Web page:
Case Dismissed: Kazuo Okada Perjury Allegations Withdrawn by Manila Prosecutor

Posted on: March 29, 2019, 07:00h. 

Last updated on: March 29, 2019, 07:23h.

Billionaire Kazuo Okada – known in Asia as the “pachinko king” – won’t face perjury charges filed by his former company after a prosecutor in the Philippines dismissed the lawsuit.

Kazuo Okada lawsuit Philippines perjury
Kazuo Okada has won yet another legal challenge, this time in the Philippines where he was charged with committing perjury. (Image: Inside Asian Gaming)

Tiger Resort, Leisure, and Entertainment Incorporated (TRLEI) accused the Japanese-born businessman of committing perjury for claiming in both US and Filipino courts that he still controlled the Okada Manila integrated casino resort. The multibillion-dollar property is operated by TRLEI, which is a subsidiary of Universal Entertainment.

The Universal board ousted Okada in June 2017 after he was accused of taking more than $17 million in company funds to purchase artworks for his own personal use.

A conviction of perjury cannot be sustained merely upon the contradictory sworn statements of the accused,” the Manila City Prosecutor’s Office said in a statement.

“The prosecution must prove which of the two statements is false and must show the statement to be false by other evidence than the contradicting statement,” the office concluded. City Prosecutor Joselito Obejas noted there was “lack of sufficient evidence and merit” to proceed with the case.

Making a Billionaire

Forbes estimates Okada to be worth around $2.1 billion. He first made his fortune through his Aruze Corporation, a pachinko, slot machine, and arcade games manufacturer. Aruze became Universal, and remains the parent organization to the manufacturing dealings, as well as the Tiger integrated resort business.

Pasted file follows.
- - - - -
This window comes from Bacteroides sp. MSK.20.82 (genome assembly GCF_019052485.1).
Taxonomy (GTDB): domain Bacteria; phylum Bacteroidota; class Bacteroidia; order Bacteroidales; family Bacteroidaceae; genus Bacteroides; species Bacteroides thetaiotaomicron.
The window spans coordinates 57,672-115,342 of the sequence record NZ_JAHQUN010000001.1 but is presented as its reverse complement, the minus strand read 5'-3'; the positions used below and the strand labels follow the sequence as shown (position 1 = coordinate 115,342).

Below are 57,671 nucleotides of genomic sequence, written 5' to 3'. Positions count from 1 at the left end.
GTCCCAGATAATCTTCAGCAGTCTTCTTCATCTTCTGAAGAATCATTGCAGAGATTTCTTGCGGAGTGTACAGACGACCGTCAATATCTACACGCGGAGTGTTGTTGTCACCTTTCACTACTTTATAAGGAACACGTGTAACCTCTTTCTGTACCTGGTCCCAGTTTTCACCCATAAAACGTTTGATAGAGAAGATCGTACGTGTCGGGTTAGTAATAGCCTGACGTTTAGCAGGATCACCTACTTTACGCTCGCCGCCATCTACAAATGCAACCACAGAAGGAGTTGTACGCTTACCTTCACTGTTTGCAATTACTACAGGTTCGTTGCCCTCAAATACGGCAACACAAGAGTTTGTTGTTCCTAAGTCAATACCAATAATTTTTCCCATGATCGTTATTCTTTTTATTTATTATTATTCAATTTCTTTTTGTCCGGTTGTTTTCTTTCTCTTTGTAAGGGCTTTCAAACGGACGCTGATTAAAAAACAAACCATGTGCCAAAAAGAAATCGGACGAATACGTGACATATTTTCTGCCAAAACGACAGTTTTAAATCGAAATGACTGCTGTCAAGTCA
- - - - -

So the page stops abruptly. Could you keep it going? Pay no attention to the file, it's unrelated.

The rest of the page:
Okada was additionally an early investor in Wynn Resorts, and controlled around 20 percent of the Las Vegas casino empire. Wynn forced him to sell his stake in 2012 after allegations emerged that Okada bribed officials in the Philippines for gaming licensure in Manila. The shares were redeemed for $2.4 billion.

TRLEI charged that Okada made contradictory claims in courts in Nevada and the Philippines regarding his ownership in Universal Entertainment and Tiger. But Obejas’ office determined that Okada was under the impression that he never lost control and his ownership when removed from the board and was forced to end his chairmanship capacity.

Regaining Control

Okada is on a social media campaign at the age of 76 to take back governance of his gaming empire he founded half a century ago.

He’s posted three YouTube videos explaining his intent, and has offered JPY 100 million ($890,000) for those who aid in his return to power. Each video begins with a Terminator stylized movie theme with the billionaire saying, “I will be back!”

Along with the perjury dismissal this week in the Philippines, Okada scored a victory last month when the Hong Kong Independent Commission Against Corruption “unconditionally” released him on fraud allegations.

Court Battles Remain

Okada isn’t out of the woods just yet. He still faces other charges filed by TRLEI on grounds that he received $3.1 million in alleged unauthorized compensation from the board.

Manilla Paranaque court records show TRLEI is alleging Okada pocketed three payments between November 2016 and May 2017 of $443,835, $500,000, and $2.215 million.

Okada lawyers are requesting the case also be dismissed. “Clearly, the subject monies, which Mr. Okada lawfully earned, were neither acquired through mistake nor secured through fraud,” the motion to the city stated.